Hot Cross Buns

Music is very much a part of special occasions, and Hot Cross Buns is certainly a song heard at Easter.

This song is very appropriate across the age range of early childhood.

Hot Cross Buns Hot Cross Buns One a penny two a penny Hot Cross Buns

If you have no daughters, give them to your sons, One a penny two a penny Hot cross buns.

The History

There has been some superstition in the past, that this brings good luck to those who eat them, and bad luck to those who don’t, and so people were encouraged to make sure everyone ate some (if you have no daughters, give them to your sons).

It does bear the Christian cross and is sold on Good Friday, however, there could be an association with an old Anglo-Saxon festival in Britain. A pagan goddess, Eostre, has her name derived from the same word meaning “east”, and the cross could refer to the quarters of the moon.

Regardless, Hot Cross Buns taste yummy, and the song is a favourite of young children.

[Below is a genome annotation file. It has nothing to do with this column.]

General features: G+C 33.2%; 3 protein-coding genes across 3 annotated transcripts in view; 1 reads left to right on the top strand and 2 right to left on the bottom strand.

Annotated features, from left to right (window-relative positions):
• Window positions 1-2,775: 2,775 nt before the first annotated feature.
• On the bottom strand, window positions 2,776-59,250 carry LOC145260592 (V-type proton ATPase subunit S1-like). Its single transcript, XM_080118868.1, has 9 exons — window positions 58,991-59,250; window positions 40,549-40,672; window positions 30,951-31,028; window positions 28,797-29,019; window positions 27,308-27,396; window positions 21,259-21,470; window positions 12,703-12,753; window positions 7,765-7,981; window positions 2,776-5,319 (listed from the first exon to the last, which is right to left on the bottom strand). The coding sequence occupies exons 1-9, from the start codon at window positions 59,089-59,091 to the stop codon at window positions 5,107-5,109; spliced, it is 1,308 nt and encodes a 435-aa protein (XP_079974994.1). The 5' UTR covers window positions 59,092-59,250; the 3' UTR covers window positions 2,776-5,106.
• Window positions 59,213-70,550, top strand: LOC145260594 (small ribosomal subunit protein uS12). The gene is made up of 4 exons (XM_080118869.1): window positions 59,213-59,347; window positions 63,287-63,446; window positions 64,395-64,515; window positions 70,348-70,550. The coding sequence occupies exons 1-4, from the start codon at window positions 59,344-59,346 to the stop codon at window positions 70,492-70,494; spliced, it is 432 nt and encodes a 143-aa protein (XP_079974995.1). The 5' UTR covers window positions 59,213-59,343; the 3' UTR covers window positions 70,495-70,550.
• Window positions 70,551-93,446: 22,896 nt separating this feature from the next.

From the early childhood music perspective

Whilst for babies and toddlers we may tap the children gently to the beat as we sing the song, older children will clap and tap to the song independently. It’s also a great song to do clapping patterns with a partner.

Hot Cross Buns is a limited range song, with lots of repetition, and an easy song to sing. However, it is a challenging song for children to tap a drum to, as the song has 4 rests. The challenge is to keep the beat going even when the words stop, this comes with experience and maturity. I have even seen adults stop where the rest is.

In the Kodaly method, school aged children are led through experiences which would enable them to write the rhythm in stick notation, then on the staff, and sing the solfa.

The simplest of songs has so much to offer little people.

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